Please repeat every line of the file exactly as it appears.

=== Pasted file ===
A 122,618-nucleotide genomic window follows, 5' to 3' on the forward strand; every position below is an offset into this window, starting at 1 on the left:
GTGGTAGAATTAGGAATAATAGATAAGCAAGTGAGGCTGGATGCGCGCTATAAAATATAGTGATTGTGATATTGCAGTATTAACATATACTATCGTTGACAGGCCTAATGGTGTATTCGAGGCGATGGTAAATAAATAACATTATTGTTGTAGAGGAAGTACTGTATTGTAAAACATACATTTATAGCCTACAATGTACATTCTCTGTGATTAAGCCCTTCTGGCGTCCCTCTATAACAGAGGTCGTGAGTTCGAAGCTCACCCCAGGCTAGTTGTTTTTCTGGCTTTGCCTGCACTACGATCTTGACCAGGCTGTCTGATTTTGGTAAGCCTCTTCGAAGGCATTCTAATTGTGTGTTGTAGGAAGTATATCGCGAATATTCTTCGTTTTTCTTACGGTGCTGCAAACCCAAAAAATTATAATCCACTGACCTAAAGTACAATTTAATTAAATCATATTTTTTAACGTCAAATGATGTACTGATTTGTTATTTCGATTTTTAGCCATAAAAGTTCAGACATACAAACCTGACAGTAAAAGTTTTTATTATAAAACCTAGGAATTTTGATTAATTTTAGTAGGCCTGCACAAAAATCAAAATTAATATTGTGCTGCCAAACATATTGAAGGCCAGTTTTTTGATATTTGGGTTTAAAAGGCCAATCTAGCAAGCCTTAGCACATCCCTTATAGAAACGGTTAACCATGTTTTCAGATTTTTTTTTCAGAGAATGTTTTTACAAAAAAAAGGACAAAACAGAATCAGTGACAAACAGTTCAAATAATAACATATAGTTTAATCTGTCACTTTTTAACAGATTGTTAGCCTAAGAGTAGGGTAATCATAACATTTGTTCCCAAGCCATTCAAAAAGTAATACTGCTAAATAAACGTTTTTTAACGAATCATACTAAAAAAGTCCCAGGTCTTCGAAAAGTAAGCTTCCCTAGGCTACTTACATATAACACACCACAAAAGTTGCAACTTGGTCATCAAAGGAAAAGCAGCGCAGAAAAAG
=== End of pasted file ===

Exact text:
A 122,618-nucleotide genomic window follows, 5' to 3' on the forward strand; every position below is an offset into this window, starting at 1 on the left:
GTGGTAGAATTAGGAATAATAGATAAGCAAGTGAGGCTGGATGCGCGCTATAAAATATAGTGATTGTGATATTGCAGTATTAACATATACTATCGTTGACAGGCCTAATGGTGTATTCGAGGCGATGGTAAATAAATAACATTATTGTTGTAGAGGAAGTACTGTATTGTAAAACATACATTTATAGCCTACAATGTACATTCTCTGTGATTAAGCCCTTCTGGCGTCCCTCTATAACAGAGGTCGTGAGTTCGAAGCTCACCCCAGGCTAGTTGTTTTTCTGGCTTTGCCTGCACTACGATCTTGACCAGGCTGTCTGATTTTGGTAAGCCTCTTCGAAGGCATTCTAATTGTGTGTTGTAGGAAGTATATCGCGAATATTCTTCGTTTTTCTTACGGTGCTGCAAACCCAAAAAATTATAATCCACTGACCTAAAGTACAATTTAATTAAATCATATTTTTTAACGTCAAATGATGTACTGATTTGTTATTTCGATTTTTAGCCATAAAAGTTCAGACATACAAACCTGACAGTAAAAGTTTTTATTATAAAACCTAGGAATTTTGATTAATTTTAGTAGGCCTGCACAAAAATCAAAATTAATATTGTGCTGCCAAACATATTGAAGGCCAGTTTTTTGATATTTGGGTTTAAAAGGCCAATCTAGCAAGCCTTAGCACATCCCTTATAGAAACGGTTAACCATGTTTTCAGATTTTTTTTTCAGAGAATGTTTTTACAAAAAAAAGGACAAAACAGAATCAGTGACAAACAGTTCAAATAATAACATATAGTTTAATCTGTCACTTTTTAACAGATTGTTAGCCTAAGAGTAGGGTAATCATAACATTTGTTCCCAAGCCATTCAAAAAGTAATACTGCTAAATAAACGTTTTTTAACGAATCATACTAAAAAAGTCCCAGGTCTTCGAAAAGTAAGCTTCCCTAGGCTACTTACATATAACACACCACAAAAGTTGCAACTTGGTCATCAAAGGAAAAGCAGCGCAGAAAAAG